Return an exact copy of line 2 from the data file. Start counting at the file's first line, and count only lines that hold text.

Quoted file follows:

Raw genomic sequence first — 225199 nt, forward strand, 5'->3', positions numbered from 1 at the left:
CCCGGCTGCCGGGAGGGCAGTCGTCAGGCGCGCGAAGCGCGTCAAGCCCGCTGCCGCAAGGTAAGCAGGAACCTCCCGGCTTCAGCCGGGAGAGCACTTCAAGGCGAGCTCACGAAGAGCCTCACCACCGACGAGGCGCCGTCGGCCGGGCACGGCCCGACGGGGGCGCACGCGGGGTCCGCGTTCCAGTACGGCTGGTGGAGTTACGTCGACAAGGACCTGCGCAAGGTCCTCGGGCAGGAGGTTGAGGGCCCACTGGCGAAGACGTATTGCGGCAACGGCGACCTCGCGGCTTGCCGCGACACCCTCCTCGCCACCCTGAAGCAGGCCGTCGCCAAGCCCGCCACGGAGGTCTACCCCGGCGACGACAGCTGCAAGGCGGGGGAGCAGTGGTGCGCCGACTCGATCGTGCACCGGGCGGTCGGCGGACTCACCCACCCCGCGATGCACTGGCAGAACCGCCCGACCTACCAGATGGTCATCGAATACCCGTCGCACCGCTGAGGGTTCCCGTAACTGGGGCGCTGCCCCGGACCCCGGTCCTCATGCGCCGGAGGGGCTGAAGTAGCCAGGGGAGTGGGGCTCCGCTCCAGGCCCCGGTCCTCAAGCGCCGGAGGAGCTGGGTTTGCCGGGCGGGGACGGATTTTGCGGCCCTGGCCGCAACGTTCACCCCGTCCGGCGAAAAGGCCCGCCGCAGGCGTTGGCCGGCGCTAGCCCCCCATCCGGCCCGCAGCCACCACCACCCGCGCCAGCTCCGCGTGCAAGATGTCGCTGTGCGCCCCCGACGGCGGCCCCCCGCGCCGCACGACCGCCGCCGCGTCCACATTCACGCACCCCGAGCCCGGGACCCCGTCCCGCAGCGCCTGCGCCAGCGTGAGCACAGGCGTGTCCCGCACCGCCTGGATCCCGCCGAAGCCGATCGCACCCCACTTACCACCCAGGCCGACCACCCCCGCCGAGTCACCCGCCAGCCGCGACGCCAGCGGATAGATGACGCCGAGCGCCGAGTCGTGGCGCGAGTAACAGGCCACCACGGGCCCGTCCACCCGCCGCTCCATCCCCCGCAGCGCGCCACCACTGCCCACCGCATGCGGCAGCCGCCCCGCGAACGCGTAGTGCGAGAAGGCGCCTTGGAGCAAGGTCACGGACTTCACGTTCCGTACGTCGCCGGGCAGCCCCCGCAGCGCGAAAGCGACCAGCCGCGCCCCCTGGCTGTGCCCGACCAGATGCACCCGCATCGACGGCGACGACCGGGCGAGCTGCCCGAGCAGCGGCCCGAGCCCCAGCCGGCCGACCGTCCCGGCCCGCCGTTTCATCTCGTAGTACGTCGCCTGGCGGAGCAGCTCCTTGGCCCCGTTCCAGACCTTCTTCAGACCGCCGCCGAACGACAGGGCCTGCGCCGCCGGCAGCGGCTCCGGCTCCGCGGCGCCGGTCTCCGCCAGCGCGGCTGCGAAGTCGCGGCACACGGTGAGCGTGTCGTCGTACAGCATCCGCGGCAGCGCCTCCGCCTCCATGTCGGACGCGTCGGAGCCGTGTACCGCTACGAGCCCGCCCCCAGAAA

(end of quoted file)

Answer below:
CCCGGCTGCCGGGAGGGCAGTCGTCAGGCGCGCGAAGCGCGTCAAGCCCGCTGCCGCAAGGTAAGCAGGAACCTCCCGGCTTCAGCCGGGAGAGCACTTCAAGGCGAGCTCACGAAGAGCCTCACCACCGACGAGGCGCCGTCGGCCGGGCACGGCCCGACGGGGGCGCACGCGGGGTCCGCGTTCCAGTACGGCTGGTGGAGTTACGTCGACAAGGACCTGCGCAAGGTCCTCGGGCAGGAGGTTGAGGGCCCACTGGCGAAGACGTATTGCGGCAACGGCGACCTCGCGGCTTGCCGCGACACCCTCCTCGCCACCCTGAAGCAGGCCGTCGCCAAGCCCGCCACGGAGGTCTACCCCGGCGACGACAGCTGCAAGGCGGGGGAGCAGTGGTGCGCCGACTCGATCGTGCACCGGGCGGTCGGCGGACTCACCCACCCCGCGATGCACTGGCAGAACCGCCCGACCTACCAGATGGTCATCGAATACCCGTCGCACCGCTGAGGGTTCCCGTAACTGGGGCGCTGCCCCGGACCCCGGTCCTCATGCGCCGGAGGGGCTGAAGTAGCCAGGGGAGTGGGGCTCCGCTCCAGGCCCCGGTCCTCAAGCGCCGGAGGAGCTGGGTTTGCCGGGCGGGGACGGATTTTGCGGCCCTGGCCGCAACGTTCACCCCGTCCGGCGAAAAGGCCCGCCGCAGGCGTTGGCCGGCGCTAGCCCCCCATCCGGCCCGCAGCCACCACCACCCGCGCCAGCTCCGCGTGCAAGATGTCGCTGTGCGCCCCCGACGGCGGCCCCCCGCGCCGCACGACCGCCGCCGCGTCCACATTCACGCACCCCGAGCCCGGGACCCCGTCCCGCAGCGCCTGCGCCAGCGTGAGCACAGGCGTGTCCCGCACCGCCTGGATCCCGCCGAAGCCGATCGCACCCCACTTACCACCCAGGCCGACCACCCCCGCCGAGTCACCCGCCAGCCGCGACGCCAGCGGATAGATGACGCCGAGCGCCGAGTCGTGGCGCGAGTAACAGGCCACCACGGGCCCGTCCACCCGCCGCTCCATCCCCCGCAGCGCGCCACCACTGCCCACCGCATGCGGCAGCCGCCCCGCGAACGCGTAGTGCGAGAAGGCGCCTTGGAGCAAGGTCACGGACTTCACGTTCCGTACGTCGCCGGGCAGCCCCCGCAGCGCGAAAGCGACCAGCCGCGCCCCCTGGCTGTGCCCGACCAGATGCACCCGCATCGACGGCGACGACCGGGCGAGCTGCCCGAGCAGCGGCCCGAGCCCCAGCCGGCCGACCGTCCCGGCCCGCCGTTTCATCTCGTAGTACGTCGCCTGGCGGAGCAGCTCCTTGGCCCCGTTCCAGACCTTCTTCAGACCGCCGCCGAACGACAGGGCCTGCGCCGCCGGCAGCGGCTCCGGCTCCGCGGCGCCGGTCTCCGCCAGCGCGGCTGCGAAGTCGCGGCACACGGTGAGCGTGTCGTCGTACAGCATCCGCGGCAGCGCCTCCGCCTCCATGTCGGACGCGTCGGAGCCGTGTACCGCTACGAGCCCGCCCCCAGAAA